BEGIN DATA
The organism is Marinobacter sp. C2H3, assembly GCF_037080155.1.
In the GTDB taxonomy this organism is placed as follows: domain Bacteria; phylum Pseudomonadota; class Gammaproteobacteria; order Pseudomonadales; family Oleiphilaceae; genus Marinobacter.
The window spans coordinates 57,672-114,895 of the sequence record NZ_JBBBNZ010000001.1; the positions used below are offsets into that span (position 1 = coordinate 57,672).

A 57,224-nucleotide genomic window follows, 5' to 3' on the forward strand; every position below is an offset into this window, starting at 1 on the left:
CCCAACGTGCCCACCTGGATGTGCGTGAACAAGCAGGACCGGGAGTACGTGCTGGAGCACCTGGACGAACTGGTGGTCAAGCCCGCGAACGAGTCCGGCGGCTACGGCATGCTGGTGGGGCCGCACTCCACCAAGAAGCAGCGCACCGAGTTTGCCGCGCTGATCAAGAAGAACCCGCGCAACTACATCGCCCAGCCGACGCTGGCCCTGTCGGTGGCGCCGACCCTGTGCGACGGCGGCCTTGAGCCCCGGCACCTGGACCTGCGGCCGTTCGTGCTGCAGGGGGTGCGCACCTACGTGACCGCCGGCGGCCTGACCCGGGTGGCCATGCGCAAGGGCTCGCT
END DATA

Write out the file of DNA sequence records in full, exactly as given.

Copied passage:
The organism is Marinobacter sp. C2H3, assembly GCF_037080155.1.
In the GTDB taxonomy this organism is placed as follows: domain Bacteria; phylum Pseudomonadota; class Gammaproteobacteria; order Pseudomonadales; family Oleiphilaceae; genus Marinobacter.
The window spans coordinates 57,672-114,895 of the sequence record NZ_JBBBNZ010000001.1; the positions used below are offsets into that span (position 1 = coordinate 57,672).

A 57,224-nucleotide genomic window follows, 5' to 3' on the forward strand; every position below is an offset into this window, starting at 1 on the left:
CCCAACGTGCCCACCTGGATGTGCGTGAACAAGCAGGACCGGGAGTACGTGCTGGAGCACCTGGACGAACTGGTGGTCAAGCCCGCGAACGAGTCCGGCGGCTACGGCATGCTGGTGGGGCCGCACTCCACCAAGAAGCAGCGCACCGAGTTTGCCGCGCTGATCAAGAAGAACCCGCGCAACTACATCGCCCAGCCGACGCTGGCCCTGTCGGTGGCGCCGACCCTGTGCGACGGCGGCCTTGAGCCCCGGCACCTGGACCTGCGGCCGTTCGTGCTGCAGGGGGTGCGCACCTACGTGACCGCCGGCGGCCTGACCCGGGTGGCCATGCGCAAGGGCTCGCT